On Forks & Hard Forks: Eschew Obfuscation & Watch Your Language

Blockchain hard forks & soft forks: Bitcoin & EthereumLanguage certainly is an important part of the life of a human. The Sapir-Whorf hypothesis states that the structure of a language determines or greatly influences the modes of thought and behavior characteristic of the culture in which it is spoken. In my study of mathematics, we would often joke that we were really studying language.

In all areas of language, we need clear definitions. The same holds true for math; every concept of mathematics needs to be clearly defined. Without clear definitions, we are forever doomed to nonsensical communication. Some proofs require clear definitions of new objects.

Language can also be used to obfuscate, complicate, or hide information. Presenting information in a confusing or contradicting way can influence an argument, and ultimately be used to try to control the thoughts of others. The current prevailing monetary system is riddled with terms that deliberately hide what’s really being done. New monetary systems should avoid duplicating this aspect of their central banking predecessors; transparency and clarity should be valued traits.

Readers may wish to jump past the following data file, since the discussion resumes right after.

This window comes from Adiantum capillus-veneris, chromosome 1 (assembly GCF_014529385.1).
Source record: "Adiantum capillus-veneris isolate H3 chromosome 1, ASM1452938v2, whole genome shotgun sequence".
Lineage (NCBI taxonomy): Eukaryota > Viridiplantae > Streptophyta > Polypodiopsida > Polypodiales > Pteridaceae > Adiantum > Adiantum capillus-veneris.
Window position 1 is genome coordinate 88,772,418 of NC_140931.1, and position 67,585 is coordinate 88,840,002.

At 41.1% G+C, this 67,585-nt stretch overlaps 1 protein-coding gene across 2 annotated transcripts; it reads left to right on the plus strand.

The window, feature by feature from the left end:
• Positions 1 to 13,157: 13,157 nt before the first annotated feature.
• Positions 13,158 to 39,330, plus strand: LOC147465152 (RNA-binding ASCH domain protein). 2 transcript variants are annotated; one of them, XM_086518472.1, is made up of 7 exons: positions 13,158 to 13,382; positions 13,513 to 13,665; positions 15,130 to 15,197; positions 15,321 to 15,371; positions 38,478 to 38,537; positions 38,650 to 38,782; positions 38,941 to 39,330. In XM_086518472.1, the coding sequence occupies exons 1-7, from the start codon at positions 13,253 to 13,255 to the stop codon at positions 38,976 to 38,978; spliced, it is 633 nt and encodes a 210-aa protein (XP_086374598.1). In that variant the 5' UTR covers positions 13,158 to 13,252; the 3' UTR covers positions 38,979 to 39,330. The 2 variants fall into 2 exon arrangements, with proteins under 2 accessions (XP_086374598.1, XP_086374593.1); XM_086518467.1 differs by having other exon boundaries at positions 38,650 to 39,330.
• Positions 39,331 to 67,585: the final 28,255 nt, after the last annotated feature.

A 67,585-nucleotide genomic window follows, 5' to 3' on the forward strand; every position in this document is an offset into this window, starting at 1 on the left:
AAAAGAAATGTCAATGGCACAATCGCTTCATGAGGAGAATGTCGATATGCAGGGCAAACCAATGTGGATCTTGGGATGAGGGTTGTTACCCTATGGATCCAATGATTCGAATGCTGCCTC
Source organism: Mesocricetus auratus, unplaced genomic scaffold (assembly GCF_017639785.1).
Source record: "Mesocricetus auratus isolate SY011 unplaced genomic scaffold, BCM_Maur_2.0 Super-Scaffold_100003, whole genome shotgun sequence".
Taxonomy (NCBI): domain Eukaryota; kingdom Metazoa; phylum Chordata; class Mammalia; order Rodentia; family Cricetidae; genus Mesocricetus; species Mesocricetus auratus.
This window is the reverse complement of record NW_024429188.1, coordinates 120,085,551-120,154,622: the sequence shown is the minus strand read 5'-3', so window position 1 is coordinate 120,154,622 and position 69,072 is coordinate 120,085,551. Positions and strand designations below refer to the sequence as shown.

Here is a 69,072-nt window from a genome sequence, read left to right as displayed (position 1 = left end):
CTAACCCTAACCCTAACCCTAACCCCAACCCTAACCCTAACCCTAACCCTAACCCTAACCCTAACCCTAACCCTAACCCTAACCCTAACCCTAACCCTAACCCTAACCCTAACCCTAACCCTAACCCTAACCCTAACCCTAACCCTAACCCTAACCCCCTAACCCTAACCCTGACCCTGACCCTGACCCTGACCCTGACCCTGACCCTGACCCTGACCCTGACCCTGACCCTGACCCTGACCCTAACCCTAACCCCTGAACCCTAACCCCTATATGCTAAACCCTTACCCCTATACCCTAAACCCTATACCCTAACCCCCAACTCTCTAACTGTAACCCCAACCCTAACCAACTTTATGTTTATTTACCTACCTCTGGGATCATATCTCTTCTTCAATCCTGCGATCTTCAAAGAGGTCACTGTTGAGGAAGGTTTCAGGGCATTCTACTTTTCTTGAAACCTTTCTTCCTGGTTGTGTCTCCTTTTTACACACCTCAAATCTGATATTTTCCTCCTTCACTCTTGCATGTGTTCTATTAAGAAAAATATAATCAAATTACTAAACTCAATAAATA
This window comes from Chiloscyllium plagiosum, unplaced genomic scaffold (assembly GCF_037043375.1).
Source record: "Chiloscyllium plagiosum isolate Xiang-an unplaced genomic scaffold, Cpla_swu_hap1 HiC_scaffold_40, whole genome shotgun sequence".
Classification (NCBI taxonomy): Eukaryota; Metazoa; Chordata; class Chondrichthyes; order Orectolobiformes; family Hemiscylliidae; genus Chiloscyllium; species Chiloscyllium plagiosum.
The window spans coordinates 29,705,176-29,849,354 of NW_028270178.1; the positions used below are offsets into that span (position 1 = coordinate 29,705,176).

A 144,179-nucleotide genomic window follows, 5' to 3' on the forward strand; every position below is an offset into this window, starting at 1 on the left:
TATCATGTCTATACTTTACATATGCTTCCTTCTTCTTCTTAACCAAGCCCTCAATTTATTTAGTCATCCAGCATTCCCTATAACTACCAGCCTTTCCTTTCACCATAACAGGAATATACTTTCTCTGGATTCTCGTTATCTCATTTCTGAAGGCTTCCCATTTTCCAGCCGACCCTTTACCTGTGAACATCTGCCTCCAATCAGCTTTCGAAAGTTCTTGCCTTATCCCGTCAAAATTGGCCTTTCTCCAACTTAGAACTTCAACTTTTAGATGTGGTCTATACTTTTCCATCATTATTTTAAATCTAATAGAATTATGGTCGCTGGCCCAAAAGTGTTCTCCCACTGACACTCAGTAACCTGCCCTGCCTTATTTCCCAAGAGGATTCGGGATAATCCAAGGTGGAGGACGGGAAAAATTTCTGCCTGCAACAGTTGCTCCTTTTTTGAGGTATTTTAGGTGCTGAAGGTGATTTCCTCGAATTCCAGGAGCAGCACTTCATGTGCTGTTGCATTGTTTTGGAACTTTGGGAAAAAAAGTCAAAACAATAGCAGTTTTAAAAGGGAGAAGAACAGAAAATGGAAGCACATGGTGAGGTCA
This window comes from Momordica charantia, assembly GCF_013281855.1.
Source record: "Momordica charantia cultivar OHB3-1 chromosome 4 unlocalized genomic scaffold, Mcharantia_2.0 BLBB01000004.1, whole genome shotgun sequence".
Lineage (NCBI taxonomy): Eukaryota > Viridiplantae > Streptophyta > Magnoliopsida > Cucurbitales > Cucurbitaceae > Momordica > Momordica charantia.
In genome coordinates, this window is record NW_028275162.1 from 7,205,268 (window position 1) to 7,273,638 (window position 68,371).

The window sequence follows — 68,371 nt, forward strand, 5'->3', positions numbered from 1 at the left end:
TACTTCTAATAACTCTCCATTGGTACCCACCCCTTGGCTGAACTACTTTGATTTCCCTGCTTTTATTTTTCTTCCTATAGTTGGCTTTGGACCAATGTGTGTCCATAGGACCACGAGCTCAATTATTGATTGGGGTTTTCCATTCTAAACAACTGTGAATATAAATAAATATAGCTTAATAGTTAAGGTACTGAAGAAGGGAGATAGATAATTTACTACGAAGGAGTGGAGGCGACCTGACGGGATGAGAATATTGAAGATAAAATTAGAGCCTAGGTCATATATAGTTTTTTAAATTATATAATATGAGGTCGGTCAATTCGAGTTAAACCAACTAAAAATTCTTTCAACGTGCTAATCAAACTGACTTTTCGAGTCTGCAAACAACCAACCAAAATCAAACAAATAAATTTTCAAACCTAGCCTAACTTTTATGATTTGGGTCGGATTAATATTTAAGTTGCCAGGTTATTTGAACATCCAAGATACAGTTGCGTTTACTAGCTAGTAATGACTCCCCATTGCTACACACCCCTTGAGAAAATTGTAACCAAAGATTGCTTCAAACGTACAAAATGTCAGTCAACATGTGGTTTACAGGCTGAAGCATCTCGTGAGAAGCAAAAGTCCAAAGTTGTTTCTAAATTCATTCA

Currently, I find that the meaning of the word fork is either not clear to people or purposely being blurred. The meaning of fork that I find blurred is the same meaning the word has when describing a fork in the road. A fork is a situation where one path or way becomes two paths going in different directions. An open source programing project could fork when it is found that there is another purpose that it could apply to. A project could also fork when there is a disagreement of which way it should go. Forking is the ultimate “Why not both?”

The word fork can also apply to a blockchain. Any block in a chain has a previous block and a next block. When there are two possibilities for the next block, that could be considered a fork. Usually, it’s called a fork in the chain if people are actively building on both possible blocks. If there is a next block which is ignored, that is usually called an orphan block. If an orphan block has a handful of blocks built on top of it but is abandoned, it’s called an orphan chain.

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